Victoria Apostol, of Promo-LEX Association from the Republic of Moldova, recently visited Kenya on a study exchange organized through MRG’s Global Advocacy Programme. Here she reports back on the minority communities she visited and the valuable lessons learned during her trip.
Learning from others could become a universally recognized solution for the problems faced by many minorities around the world. Exchanging thoughts, ideas, opinions, and even business cards, represents an important and necessary step in promoting and maintaining diversity in this modern world.
Not as simple as it sounds. But learning and exchanging are two processes which require attention, passion and good intentions. Over seven days, myself and four other friends from European organizations had the pleasure to be involved in such a process through a study visit to Kenya, organised by Minority Rights Group International.
Kenya is an amazing and interesting country from a social and cultural point of view; home to a rich diversity of minority communities, all trying to build a democratic country through involving themselves in promoting and protecting minority rights. Additionally, the new Kenyan constitution represents a myriad of new opportunities for the inclusion of the country’s citizens, and in particular for minorities.
It all sounds good, however in practice to realise their rights provided for in the new Constitution minority communities need first of all to be involved in elections, not only as voters, but also as electoral candidates. In this sense, we were lucky enough to have the opportunity to observe and participate in preparatory meetings during our trip, which aimed to inform minority communities about their rights according to the new constitution, and how they should take part in the election process.
We visited three communities: Endorois, Ogiek and Maasai. Each of them is unique, but on the other hand, all of them are minorities and have common needs as such.
Endorois land was originally appropriated by the Kenyian government in the 1970s to create the Lake Bogoria National Reserve. The fact that they were evicted from their land affected their life-style and livelihood. Therefore, the main issue for this community is land rights. However, they try to improve their own situation through different socio-economic initiatives and are not waiting around for the state to help them. For example we visited an Endorois honey factory which has double importance for the community. On the one hand it is a source of employment, and on the other it provides an income for all 15 members of the community involved.
The Ogiek community, who live in the Mau forest, near to Nakuru, was the second place we visited. Ogiek are a traditional forest dwelling people, who were also driven from their homes by both the British colonial and Kenyan governments, in order to log the forests and make way for agricultural projects.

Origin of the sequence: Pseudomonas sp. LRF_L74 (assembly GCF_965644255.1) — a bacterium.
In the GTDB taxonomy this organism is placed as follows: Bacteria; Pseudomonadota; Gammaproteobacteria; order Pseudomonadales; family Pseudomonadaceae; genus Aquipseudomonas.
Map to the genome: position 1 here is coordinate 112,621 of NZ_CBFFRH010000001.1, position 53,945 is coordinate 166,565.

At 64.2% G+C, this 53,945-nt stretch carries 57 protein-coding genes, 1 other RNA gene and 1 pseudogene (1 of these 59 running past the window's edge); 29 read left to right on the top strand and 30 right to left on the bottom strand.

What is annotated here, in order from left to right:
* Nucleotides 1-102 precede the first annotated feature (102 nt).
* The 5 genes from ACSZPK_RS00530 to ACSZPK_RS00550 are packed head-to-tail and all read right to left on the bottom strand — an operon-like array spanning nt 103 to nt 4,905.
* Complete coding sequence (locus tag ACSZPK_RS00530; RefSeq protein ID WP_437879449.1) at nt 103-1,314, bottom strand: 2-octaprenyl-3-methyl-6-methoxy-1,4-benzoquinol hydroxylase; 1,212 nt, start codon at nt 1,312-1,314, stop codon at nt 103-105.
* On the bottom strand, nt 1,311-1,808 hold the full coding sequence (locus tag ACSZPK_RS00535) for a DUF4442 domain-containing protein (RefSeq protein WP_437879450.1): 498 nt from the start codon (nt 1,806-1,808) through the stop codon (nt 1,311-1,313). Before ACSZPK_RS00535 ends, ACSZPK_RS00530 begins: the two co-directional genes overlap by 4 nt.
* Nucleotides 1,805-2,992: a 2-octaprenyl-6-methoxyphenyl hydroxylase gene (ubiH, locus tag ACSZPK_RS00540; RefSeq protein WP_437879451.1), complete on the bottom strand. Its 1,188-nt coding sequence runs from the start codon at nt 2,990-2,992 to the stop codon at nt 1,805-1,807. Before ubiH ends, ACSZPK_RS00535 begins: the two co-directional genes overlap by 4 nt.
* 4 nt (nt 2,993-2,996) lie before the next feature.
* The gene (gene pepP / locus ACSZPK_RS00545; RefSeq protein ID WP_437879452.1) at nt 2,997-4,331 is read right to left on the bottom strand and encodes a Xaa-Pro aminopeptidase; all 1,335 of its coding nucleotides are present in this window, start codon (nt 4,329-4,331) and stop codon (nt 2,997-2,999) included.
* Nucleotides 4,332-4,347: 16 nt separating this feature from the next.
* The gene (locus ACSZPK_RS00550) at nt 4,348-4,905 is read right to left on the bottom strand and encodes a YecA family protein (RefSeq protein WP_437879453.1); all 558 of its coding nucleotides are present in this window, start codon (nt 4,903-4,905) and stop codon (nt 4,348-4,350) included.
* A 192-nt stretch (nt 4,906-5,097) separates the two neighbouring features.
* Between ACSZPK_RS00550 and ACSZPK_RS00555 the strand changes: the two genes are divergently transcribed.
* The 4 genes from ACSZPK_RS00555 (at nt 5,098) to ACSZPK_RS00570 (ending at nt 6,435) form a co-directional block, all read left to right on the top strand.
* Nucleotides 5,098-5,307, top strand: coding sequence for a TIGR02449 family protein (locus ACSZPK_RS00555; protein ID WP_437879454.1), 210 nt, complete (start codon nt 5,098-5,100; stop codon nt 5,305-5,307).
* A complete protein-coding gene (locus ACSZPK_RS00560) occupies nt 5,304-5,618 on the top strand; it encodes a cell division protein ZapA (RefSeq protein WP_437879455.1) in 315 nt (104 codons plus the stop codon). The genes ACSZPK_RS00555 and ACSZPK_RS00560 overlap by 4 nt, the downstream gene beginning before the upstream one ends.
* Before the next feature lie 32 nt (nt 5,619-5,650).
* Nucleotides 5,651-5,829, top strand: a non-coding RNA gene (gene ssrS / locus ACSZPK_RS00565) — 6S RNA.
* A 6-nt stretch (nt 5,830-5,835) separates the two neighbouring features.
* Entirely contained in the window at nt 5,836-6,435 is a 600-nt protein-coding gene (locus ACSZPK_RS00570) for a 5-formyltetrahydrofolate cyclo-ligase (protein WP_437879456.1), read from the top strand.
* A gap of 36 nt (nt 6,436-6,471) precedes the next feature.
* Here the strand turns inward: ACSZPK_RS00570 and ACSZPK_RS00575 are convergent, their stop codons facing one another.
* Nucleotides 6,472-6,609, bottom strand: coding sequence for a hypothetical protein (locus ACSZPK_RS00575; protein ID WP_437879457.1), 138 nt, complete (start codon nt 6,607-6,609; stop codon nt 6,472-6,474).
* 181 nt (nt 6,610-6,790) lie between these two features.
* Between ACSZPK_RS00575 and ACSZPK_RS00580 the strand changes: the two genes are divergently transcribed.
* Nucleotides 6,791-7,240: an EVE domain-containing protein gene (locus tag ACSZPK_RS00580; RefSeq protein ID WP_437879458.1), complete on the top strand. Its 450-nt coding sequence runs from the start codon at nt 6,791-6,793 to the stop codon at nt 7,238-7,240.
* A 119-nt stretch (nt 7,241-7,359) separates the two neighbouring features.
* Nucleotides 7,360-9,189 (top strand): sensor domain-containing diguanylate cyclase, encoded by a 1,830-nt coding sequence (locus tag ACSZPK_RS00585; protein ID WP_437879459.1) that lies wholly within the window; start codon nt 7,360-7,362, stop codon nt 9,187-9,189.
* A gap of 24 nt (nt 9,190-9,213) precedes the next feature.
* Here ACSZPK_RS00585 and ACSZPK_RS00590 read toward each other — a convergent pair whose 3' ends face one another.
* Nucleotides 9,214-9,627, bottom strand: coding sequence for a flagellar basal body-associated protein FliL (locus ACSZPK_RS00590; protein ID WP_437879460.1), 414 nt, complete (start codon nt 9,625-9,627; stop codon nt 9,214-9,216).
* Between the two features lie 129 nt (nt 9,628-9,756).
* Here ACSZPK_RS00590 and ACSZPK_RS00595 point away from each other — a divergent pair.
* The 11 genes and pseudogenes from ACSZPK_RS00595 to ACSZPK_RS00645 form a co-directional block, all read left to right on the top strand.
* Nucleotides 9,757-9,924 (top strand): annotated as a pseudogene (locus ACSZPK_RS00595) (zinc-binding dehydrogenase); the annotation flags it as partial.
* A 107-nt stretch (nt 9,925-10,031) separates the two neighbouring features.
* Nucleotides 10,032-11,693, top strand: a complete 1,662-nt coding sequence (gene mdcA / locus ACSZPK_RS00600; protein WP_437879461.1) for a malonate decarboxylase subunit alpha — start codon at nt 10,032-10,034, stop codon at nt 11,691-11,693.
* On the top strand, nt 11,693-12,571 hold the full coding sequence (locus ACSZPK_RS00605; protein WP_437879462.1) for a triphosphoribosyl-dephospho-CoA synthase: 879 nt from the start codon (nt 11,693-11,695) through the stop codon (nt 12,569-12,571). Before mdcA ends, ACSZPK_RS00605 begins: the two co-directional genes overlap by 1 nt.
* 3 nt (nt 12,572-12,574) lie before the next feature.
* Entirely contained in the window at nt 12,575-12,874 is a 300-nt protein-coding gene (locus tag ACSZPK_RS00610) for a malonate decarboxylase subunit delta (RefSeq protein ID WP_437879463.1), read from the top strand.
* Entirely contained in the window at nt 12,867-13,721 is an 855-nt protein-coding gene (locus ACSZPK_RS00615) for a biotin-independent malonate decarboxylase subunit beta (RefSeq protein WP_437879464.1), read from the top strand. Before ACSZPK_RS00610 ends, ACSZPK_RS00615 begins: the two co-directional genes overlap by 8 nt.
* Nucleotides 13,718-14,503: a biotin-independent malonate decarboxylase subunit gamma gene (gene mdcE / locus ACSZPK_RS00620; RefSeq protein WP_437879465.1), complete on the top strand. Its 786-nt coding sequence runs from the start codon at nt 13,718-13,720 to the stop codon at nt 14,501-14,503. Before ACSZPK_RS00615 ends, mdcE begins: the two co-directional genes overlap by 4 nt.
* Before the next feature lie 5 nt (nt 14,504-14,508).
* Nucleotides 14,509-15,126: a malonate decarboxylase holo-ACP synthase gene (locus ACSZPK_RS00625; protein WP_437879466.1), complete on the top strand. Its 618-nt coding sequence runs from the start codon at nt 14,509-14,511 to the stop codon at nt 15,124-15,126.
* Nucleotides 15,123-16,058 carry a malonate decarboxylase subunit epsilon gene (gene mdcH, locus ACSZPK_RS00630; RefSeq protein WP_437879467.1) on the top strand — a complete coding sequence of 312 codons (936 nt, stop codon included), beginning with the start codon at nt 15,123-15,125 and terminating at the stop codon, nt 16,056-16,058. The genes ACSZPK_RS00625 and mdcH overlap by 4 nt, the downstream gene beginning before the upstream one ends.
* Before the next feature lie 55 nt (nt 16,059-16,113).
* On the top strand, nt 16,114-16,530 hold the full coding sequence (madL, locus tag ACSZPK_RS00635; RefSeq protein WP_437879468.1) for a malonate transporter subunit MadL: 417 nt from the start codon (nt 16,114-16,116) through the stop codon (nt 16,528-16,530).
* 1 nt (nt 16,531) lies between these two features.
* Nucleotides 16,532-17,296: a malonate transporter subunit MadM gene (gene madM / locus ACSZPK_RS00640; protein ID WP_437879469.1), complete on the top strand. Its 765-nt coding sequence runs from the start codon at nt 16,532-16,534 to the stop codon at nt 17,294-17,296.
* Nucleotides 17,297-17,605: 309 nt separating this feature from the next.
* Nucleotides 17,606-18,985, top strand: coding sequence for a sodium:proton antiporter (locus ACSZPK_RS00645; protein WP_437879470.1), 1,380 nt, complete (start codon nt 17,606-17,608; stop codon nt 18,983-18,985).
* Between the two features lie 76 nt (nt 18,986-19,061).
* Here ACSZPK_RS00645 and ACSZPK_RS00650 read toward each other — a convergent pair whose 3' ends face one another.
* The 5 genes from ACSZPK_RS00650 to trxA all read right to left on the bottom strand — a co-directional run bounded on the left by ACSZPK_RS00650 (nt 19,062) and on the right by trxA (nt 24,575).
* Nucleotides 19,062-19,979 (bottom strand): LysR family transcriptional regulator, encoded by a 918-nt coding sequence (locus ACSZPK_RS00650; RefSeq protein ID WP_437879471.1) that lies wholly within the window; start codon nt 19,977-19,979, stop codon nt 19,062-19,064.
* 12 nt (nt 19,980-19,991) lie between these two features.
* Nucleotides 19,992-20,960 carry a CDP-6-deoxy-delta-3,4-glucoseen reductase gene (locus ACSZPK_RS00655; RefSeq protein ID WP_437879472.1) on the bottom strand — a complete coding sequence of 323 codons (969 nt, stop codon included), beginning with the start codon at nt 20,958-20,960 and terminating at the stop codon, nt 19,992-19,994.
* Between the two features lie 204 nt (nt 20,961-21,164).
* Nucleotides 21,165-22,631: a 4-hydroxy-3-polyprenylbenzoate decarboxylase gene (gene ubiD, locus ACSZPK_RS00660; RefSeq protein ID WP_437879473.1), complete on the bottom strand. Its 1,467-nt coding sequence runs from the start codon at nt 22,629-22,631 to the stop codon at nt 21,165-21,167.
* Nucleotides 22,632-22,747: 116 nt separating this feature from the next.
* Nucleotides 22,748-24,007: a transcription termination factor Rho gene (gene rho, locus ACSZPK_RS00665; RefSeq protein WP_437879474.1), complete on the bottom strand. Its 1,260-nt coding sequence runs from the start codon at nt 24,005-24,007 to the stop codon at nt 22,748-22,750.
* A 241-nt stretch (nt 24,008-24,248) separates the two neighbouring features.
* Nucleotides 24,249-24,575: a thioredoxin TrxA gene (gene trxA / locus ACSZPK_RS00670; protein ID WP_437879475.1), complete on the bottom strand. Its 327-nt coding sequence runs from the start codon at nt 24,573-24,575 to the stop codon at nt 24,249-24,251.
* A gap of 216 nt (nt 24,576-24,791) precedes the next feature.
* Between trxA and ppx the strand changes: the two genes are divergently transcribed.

We visited two Ogiek schools, both of which are financially supported by parents who farm for a living, whilst most of the teachers work voluntarily. The school buildings are small and rudimentary, but this aspect doesn’t stop the children going to school. Education is of great importance for the Ogiek community, but still there are things which need to be improved. The schools do not have a proper libary, nor enough books, whilst space for school activities is limited.
The Maasai from Magadi live in one of the hottest places in Kenya, meaning access to water is a real issue for them. This community is distant from any towns which also creates some difficulties in terms of access to health and other services. What struck me most about the visit to the Maasai was how the community endeavours to empower women through community-based activities. For example, women are organized as a distinct group, addressing issues concerning them directly. One of them was even appointed as a community leader, a major breakthrough in this male-dominated traditional culture, while the majority of women are no longer afraid to speak out about their problems.
All these things impressed me in a special way. I enjoyed discovering Kenya and learning from minorities what it means to work in a community; to share the spirit of collectivity; to find the power and strength to fight against cruel injustices; to be optimistic and to exercise democracy together by knowing our rights as minorities and claiming those rights.
The experience was incomparable for me. I realised how wrong it is to assume something about another culture before fully understanding it. Most of all the study visit brought to my attention the many things which we Europeans could learn from African communities, not least for instance how we should appreciate more the education we receive, despite the conditions under which we sometimes study.
I left Kenya wishing to be back as soon as possible to discover more about this country, and more importantly, it set my mind to thinking how I can do something concrete in support of its minority communities.